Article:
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Abstract

A system for precise angular laser beam deflection by using a plane mirror is presented. The mirror was fixed to two supports attached to its edges. This article details the theoretical basis of how this deflector works. The spring deflection of a flat circular metal plate under a uniform axial buckling was used and the mechanical stress was generated by a piezoelectric layer. The characteristics of the deformation of the plate versus the voltage control of the piezoelectrics were examined and the value of the change resolution possible to obtain was estimated. An experimental system is presented and an experiment performed to examine this system. As a result, a resolution of displacement of 10-8 rad and a range of 10-5 rad were obtained.
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Abstract

In the recent years three-dimensional buildings modelling based on an raw air- borne laser scanning point clouds, became an important issue. A significant step towards 3D modelling is buildings segmentation in laser scanning data. For this purpose an algorithm, based on the multi-resolution analysis in wavelet domain, is proposed in the paper. The proposed method concentrates only on buildings, which have to be segmented. All other objects and terrain surface have to be removed. The algorithm works on gridded data. The wavelet-based segmentation proceeds in the following main steps: wavelet decomposition up to appropriately chosen level, thresholding on the chosen and adjacent levels, removal of all coefficients in the so-called influence pyramid and wavelet reconstruction. If buildings on several scaling spaces have to be segmented, the procedure should be applied iteratively. The wavelet approach makes the procedure very fast. However, the limitation of the proposed procedure is its scale-based distinction between objects to be segmented and the rest.
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Abstract

In the paper a frequency method of filtering airborne laser data is presented. A number of algorithms developed to remove objects above a terrain (buildings, vegetation etc.) in order to obtain the terrain surface were presented in literature. Those all methods published are based on geometrical criteria, i.e. on a specific threshold of elevation differences between two neighbouring points or groups of points. In other words, topographical surface is described in a spatial domain. The proposed algorithm operates on topographical surface described in a frequency domain. Two major tools, i.e. Fast Fourier Transform (FFT) and digital filters are used. The principal assumption is based on the idea that low frequencies are responsible for a terrain surface, while high frequencies are connected to objects above the terrain. The general guidelines of this method were for the first time presented at (Marmol and Jachimski, 2004). Due to the fact that the preliminary results showed some limitations, two-stage filtering algorithm has been introduced. The frequency filter was modified in such a manner that different filter parameters are used to detect buildings than those to recognize vegetation. In the first stage of data processing the filtering concerning elimination of points connected with urban areas was applied. The low-pass filter with parameters determined for urban area was used for the whole tested terrain in that stage. The purpose of the second stage was to eliminate vegetation by using the filter for forest areas. The presented method was tested by using data sets obtained in the ISPRS test on extracting DTM from point clouds. The results of using the two-stage algorithm were com- pared with both reference data and with filtering results of eight method reported to ISPRS test. A numerical comparison of the filter output with a reference data set shows that the filter generates DTM of a satisfactory quality. The accuracy of DTM produced by the frequency algorithm fits the average accuracy of eight methods reported in the ISPRS test.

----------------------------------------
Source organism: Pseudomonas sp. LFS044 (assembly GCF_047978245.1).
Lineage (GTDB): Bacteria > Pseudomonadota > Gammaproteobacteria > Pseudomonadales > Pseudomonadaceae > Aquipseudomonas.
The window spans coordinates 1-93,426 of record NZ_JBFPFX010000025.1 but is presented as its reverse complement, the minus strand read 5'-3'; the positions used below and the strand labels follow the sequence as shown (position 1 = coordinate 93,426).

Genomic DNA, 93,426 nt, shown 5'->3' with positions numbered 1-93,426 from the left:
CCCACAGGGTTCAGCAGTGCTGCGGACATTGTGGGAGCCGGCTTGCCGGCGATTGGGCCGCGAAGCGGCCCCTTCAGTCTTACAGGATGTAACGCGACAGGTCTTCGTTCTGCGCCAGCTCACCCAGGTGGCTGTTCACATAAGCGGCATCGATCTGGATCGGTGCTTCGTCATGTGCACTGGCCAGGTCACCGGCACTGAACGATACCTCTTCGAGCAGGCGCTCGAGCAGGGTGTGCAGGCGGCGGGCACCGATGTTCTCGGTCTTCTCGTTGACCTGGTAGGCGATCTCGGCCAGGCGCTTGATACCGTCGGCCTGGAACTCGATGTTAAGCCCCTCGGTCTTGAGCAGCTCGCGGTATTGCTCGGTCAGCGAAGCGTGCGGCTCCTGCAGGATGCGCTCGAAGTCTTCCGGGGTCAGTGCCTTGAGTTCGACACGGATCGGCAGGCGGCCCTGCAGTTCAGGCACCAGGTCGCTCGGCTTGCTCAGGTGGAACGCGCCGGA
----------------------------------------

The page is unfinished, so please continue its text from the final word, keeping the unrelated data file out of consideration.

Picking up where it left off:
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Abstract

The article describes the process of creating 3D models of architectural objects on the basis of video images, which had been acquired by a Sony NEX-VG10E fixed focal length video camera. It was assumed, that based on video and Terrestrial Laser Scanning data it is possible to develop 3D models of architectural objects. The acquisition of video data was preceded by the calibration of video camera. The process of creating 3D models from video data involves the following steps: video frames selection for the orientation process, orientation of video frames using points with known coordinates from Terrestrial Laser Scanning (TLS), generating a TIN model using automatic matching methods. The above objects have been measured with an impulse laser scanner, Leica ScanStation 2. Created 3D models of architectural objects were compared with 3D models of the same objects for which the self-calibration bundle adjustment process was performed. In this order a PhotoModeler Software was used. In order to assess the accuracy of the developed 3D models of architectural objects, points with known coordinates from Terrestrial Laser Scanning were used. To assess the accuracy a shortest distance method was used. Analysis of the accuracy showed that 3D models generated from video images differ by about 0.06 ÷ 0.13 m compared to TLS data.